North Liberty (US):  Mitt Romney has surged into the lead in Iowa just days before the unpredictable US state kicks off voting to decide the Republican Presidential nominee, a new poll showed.

The CNN/Time/ORC survey also confirmed Romney's dominance in New Hampshire, the second state to vote, leaving the 64-year-old former Massachusetts governor eyeing a possible fast-track romp to the nomination.

Speaking ahead of a campaign event in North Liberty, Iowa, an upbeat Romney said he was looking forward to taking on a vulnerable President Barack Obama in November 2012 if he could seal his party's nod.

"I can't wait to go head-to-head in a debate with President Obama," he told CNN. "He has failed the American people. He has failed to get this economy going."

But in a sign that the Republican race remains highly volatile and deeply uncertain, staunch conservative Rick Santorum tripled his showing from similar polls a month ago to finish third in the latest survey on 16 percent.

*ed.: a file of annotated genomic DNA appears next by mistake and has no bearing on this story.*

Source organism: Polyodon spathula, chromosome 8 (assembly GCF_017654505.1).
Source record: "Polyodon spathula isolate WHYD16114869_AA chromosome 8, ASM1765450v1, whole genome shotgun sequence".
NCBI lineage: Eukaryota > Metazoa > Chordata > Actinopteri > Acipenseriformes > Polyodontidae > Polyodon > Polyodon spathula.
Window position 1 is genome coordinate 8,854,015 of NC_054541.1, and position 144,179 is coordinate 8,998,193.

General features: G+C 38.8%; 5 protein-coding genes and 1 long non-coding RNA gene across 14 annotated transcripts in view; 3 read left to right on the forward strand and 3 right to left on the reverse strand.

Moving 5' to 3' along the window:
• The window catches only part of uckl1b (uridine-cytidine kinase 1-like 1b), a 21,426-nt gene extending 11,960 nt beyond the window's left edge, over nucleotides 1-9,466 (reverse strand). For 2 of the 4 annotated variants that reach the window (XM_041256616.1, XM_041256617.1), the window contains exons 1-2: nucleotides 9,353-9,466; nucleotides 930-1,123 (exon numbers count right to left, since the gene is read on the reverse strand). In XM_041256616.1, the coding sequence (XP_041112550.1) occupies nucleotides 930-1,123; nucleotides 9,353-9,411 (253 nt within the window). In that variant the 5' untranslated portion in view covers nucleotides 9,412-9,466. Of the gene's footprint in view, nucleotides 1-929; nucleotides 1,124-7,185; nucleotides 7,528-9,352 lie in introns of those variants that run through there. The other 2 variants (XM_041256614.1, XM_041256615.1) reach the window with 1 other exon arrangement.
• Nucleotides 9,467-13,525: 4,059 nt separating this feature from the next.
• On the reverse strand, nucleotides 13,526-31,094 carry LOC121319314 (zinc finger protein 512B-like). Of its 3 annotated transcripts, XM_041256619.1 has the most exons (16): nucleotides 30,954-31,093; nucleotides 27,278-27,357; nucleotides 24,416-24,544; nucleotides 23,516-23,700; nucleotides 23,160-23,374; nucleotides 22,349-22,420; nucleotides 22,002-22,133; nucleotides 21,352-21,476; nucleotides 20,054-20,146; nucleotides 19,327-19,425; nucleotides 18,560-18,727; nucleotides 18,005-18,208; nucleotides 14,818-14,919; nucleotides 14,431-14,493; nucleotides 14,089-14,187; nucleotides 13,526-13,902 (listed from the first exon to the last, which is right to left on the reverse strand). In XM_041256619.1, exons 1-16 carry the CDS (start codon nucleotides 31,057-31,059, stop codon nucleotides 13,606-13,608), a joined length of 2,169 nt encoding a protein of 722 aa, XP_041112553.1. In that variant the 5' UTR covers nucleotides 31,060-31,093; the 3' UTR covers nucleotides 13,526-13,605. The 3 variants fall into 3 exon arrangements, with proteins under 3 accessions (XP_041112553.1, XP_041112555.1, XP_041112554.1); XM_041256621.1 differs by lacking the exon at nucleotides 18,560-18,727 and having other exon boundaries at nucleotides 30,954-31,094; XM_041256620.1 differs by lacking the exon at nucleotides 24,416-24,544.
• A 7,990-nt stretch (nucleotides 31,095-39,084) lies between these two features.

Romney, who was reluctant to make a big play for Iowa this time around after gambling big here in 2008 but losing out to Mike Huckabee, now finds himself in pole position as his main rival Newt Gingrich falters.

If he can take Iowa on January 3 and go on to claim an expected victory in New Hampshire a week later, it is hard to see anyone catching him despite lingering doubts among many Republicans over his conservative credentials.

The CNN/Time/ORC poll showed Romney in front in Iowa with 25 percent, narrowly ahead of Ron Paul on 22 percent. Romney's three-point margin was within the sampling error and the poll surveyed only 452 people.

Paul, a veteran Texas congressman, has a loyal following in Iowa but his libertarian views are firmly outside Republican orthodoxy and it is seen as highly unlikely that he could win the eventual nomination.

Gingrich, who enjoyed a clear lead in Iowa a few weeks ago after an unexpected popularity surge, polling as high as 33 percent, has lost ground dramatically after a barrage of negative advertising from the Romney team.

The latest poll placed him fourth on 14 percent and showed him slipping behind Santorum, a former Pennsylvania senator whose boom is likely to excite his fervent evangelical supporters.